Martin takes a look at the new scenarios contained in D-Day Waffen-SS.
With the release of D-Day Waffen-SS, we get another set of linked scenarios combining two existing scenarios with three new ones forming a mini-campaign for your chosen D-Day forces, so that’s a potential twelve new scenarios to play from the D-Day releases. The three new scenarios introduced in D-Day Waffen-SS are again somewhat different from what has gone before in the other D-Day books.
I’m really excited by this particular set of scenarios as I believe they will make for some really interesting challenges for players, not only in how they play but, also, in how you think about and construct your force to try them out. You can play these three scenarios with pretty much any two opposing forces unlike some of the other D-Day scenarios. In this article, I’ll do a quick overview of the idea behind the scenario then look at them individually in more detail.
So what are they? First up we have Encirclement representing one player trying to cut off and encircle an overextended enemy advance, the mini-campaign has the SS as the attacker but will work well with any nations forces as the attacker.
Next, we have Gauntlet, where orders to withdraw come too late and the attacker continues with an advance toward the objectives whilst the enemy attempt to cut-off and crush the advance an alternative setting for this that would work well is the Eastern Front with Soviets on the attack or even to represent the British advancing towards Arnhem.
Finally, we get Into The Unknown where both forces seeking to grab objectives in blissful ignorance of the enemy, again this works pretty well for almost anywhere. Each of the scenarios presents unique challenges and introduces new elements into the regular FoW scenarios. In all cases, there are no new special rules to remember but there are some interesting deployment requirements and reserves placement options used.
Encirclement provides several new challenges to players, as an attacker, the obvious one is how should I break my force down? We are used to planning for having a reserves part to our forces but how these come into this scenario is subtly different. Instead of coming in to bolster your defensive position now you need to organise your force on the tabletop into two isolated groups.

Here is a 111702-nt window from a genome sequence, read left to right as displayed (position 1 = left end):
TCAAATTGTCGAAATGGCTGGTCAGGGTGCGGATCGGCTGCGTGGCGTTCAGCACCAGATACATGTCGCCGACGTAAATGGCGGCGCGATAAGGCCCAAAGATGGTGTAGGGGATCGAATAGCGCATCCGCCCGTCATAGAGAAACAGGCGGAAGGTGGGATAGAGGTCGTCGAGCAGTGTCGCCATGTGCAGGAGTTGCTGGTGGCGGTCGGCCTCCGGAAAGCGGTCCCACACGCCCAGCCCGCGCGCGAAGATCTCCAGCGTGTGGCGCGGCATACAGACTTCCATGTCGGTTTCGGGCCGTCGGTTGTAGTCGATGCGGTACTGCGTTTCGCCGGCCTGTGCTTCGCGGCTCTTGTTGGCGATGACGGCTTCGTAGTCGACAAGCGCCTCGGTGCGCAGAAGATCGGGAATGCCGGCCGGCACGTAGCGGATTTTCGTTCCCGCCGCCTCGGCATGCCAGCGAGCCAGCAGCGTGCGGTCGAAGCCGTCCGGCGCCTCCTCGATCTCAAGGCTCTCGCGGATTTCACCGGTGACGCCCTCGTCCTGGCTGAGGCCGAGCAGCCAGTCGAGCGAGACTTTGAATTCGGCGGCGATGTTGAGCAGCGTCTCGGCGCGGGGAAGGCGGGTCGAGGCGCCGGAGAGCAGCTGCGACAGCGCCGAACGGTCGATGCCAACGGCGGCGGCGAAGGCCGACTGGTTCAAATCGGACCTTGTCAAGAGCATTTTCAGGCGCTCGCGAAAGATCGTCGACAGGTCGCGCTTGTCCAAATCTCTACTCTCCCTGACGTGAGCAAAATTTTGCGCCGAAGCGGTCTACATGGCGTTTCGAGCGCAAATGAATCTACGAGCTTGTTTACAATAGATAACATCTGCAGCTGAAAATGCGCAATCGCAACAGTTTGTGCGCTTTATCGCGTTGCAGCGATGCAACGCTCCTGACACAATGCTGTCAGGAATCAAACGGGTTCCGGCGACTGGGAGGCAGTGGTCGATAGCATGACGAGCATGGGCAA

If we took a common approach with German forces of having a force containing a 3 tank Tiger platoon, which many players will consider ideal for their reserve element. In this scenario, you have to decide if they are strong enough to risk deploying unsupported or if you add extra units to their deployment box is the rest of your force strong enough for the second deployment area?
This brings me on to the second challenge. How do you maximise your strength at the point of attack on the enemy line? One thing I noticed is that the deployment zones are sized so as to allow the lateral use of spearhead troops by the attacker between the deployment zones and they have the benefit of deploying second which gives the attacker a great deal of flexibility in choosing the line of attack whilst the defender will have to cover a line of assault based on both deployment zones.
This leads me on to the next interesting thing about where you might place the objectives. Ideally, you want them as close as possible to you but by placing one of them in the forward prong this may make it easier for the defender as the board will inevitably get biased to one side or the other by the second objective position. In this scenario that’s what I will do most often, it will open up space to allow a mobile force to exploit the side of the board furthest from the objectives, creating I hope the chance to sweep around behind my opponents forward elements.
If you are going to spread the objectives then leaving a token force in place in the weaker deployment area to pin the enemy into their battle line will enable you to maximise the attack against the other objective. If your opponent has made use of the forward deployment portion in the centre you can look to use their troops to block lines of sight to your attacking platoons from troops on the opposite flank.